Monday, September 12, 2022

The Odin Chronicles • Episode 29: “The Light of Better Days” • by Jonathan Sherwood

Aisling stood at the window and wiped quickly at both cheeks. Outside, beyond the horizontal slats of the blinds that chopped lines through Odin III’s two setting suns, Mazaa walked quickly across the street away from Aisling’s porch and probably toward Weber’s for a drink.

Therapy was hard on people. It was hard on therapists.

She sniffed and wiped at her cheeks again. She was never sure if she really helped anyone. Life on a remote planetary mining colony was hard on everyone, and it wasn’t that rare that after her last client, she’d cry over her dinner plate, only to resolve the next morning that this day would be the one where she’d make a real difference. This would be the day she’d clearly, unquestionably help someone live better, be happier, find light in their day. It was such a vague profession that you couldn’t tell from one day to the next if you really helped people at all. It’s no secret that most therapists see therapists of their own. But on Odin III there was no one she felt comfortable talking to, and she knew the cracks of having no support system around her were beginning to break her apart.

She sniffed again and cleared her throat. Her last client of the day was next. And she was terrified.

She’d first seen Hans in his deli. She’d been eating the native koblyx mushrooms for a few months and fully believed the rumors that some people could see alternate timelines with them. Because she’d seen them. She knew it was real. She could sense who a person was in a variety of hazy other realities. She even used the mushrooms as a therapy tool, both for herself and others.

But Hans…

Hans saw her the same moment she saw him. They stared at each other with mouths open before she dropped her deli basket and ran out. She did her best to avoid him from then on because he was like an empty space. He was there, but there was no aura of alternate timeline around him. Something about him was very wrong. He was a ghastly emptiness.

And now he’d suddenly made an appointment. An appointment starting—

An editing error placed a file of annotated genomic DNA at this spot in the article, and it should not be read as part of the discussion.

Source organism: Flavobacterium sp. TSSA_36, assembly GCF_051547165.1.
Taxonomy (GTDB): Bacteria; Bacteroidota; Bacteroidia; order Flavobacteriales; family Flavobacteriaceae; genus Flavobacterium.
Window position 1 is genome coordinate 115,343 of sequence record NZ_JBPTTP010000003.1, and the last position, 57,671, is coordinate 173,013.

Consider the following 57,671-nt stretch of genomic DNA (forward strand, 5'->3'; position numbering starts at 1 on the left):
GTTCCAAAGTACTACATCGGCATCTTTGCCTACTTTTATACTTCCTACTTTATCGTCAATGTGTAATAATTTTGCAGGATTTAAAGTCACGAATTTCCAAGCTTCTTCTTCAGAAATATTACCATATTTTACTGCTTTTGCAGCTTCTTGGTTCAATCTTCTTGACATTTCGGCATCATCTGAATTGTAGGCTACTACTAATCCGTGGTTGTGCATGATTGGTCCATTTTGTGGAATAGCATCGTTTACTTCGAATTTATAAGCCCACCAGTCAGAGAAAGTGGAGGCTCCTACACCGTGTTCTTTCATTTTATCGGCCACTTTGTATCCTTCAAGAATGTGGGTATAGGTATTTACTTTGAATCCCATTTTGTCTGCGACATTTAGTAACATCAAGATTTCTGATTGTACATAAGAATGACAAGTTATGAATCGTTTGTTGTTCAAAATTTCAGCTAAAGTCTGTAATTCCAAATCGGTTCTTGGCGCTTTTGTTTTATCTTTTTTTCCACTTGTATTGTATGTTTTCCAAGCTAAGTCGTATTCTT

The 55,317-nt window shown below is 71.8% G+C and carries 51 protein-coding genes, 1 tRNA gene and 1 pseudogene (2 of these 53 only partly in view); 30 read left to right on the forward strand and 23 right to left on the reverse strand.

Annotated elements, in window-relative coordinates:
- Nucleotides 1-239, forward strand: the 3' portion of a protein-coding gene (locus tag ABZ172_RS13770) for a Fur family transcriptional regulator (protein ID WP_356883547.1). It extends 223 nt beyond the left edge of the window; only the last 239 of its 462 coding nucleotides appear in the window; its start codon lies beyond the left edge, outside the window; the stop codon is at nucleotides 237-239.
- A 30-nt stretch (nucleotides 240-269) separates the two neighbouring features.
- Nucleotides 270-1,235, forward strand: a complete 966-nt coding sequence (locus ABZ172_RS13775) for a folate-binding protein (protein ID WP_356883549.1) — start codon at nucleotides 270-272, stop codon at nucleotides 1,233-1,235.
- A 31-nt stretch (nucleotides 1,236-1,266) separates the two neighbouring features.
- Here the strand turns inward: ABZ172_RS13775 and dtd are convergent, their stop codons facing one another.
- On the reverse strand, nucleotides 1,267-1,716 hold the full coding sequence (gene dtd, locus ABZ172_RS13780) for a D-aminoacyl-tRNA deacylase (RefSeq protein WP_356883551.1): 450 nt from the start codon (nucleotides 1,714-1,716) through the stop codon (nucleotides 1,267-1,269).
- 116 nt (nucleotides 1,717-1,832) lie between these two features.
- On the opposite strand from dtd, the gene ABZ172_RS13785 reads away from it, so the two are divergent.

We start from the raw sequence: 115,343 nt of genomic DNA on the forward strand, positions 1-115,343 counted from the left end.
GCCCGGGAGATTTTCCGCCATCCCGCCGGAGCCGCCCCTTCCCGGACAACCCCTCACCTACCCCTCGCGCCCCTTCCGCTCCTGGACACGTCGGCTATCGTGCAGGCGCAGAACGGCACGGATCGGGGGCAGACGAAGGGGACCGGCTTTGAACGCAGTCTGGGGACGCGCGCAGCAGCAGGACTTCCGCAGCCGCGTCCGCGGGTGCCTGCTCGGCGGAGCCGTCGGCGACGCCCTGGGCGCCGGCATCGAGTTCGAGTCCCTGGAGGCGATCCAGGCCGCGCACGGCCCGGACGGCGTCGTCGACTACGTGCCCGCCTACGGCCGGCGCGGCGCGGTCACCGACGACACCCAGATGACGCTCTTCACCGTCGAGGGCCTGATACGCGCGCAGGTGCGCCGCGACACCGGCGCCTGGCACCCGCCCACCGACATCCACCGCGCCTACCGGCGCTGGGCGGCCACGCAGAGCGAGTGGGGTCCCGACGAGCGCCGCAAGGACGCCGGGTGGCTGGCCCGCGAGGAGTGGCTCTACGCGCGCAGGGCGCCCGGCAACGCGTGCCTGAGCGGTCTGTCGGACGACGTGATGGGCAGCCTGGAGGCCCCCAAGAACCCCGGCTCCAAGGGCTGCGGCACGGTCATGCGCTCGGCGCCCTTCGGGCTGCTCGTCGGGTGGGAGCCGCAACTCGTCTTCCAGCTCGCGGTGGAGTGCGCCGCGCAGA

A shadow crossed her porch railings.

“Hello? Ms. Walsh?”

She cleared her throat. “Yes, hello Hans. Nice to actually meet you. Please come in. Have a seat.” She pointed toward the client couch, but did not shake his hand. Even though she hadn’t used mushrooms in weeks, she could still sense it—the complete absence that surrounded him. She sat, the coffee table strategically between them. “Why don’t you tell me why you’re here.”

“Sure,” he said. “Sure. Okay, um. I died. About fifty years ago.”

Aisling’s mouth moved several times but no sound came.

“I was twenty and I was testing a Galactic Mining ship with a prototype engine with my buddy, Ray. Something went wrong, so I checked on the engine, only there wasn’t no engine. There was a woman, maybe seventy years old, with tubes sticking out of her. She smelled like those mushrooms. You know that smell?”

Aisling nodded, curtly.

“Anyways, I touched her and I got this shock, only it was way more than that. I suddenly knew things. Things about the future. I just knew. Galactic was going to use her, and use everyone here to do some really, really horrible stuff. So, I did the only thing I could think of, and I crashed the ship.” He swallowed. “And killed myself.”

“You seem in remarkably good health,” Aisling said with a smile, but it felt forced, and probably looked forced. It might have sounded sincere if she weren’t gripped by the emptiness around him.

“That’s the thing, Ma’am. I also remember, after I got shocked, I was suddenly outside Weber’s bar there. I went in, and there was Ray, only old, like he is now. He said he’d been expecting me, and it was the future, and that when I went back, I shouldn’t crash the ship, but let him land it. So I did. We still crashed, but not as bad, and I lived. That woman sent me into the future to meet Ray on purpose.”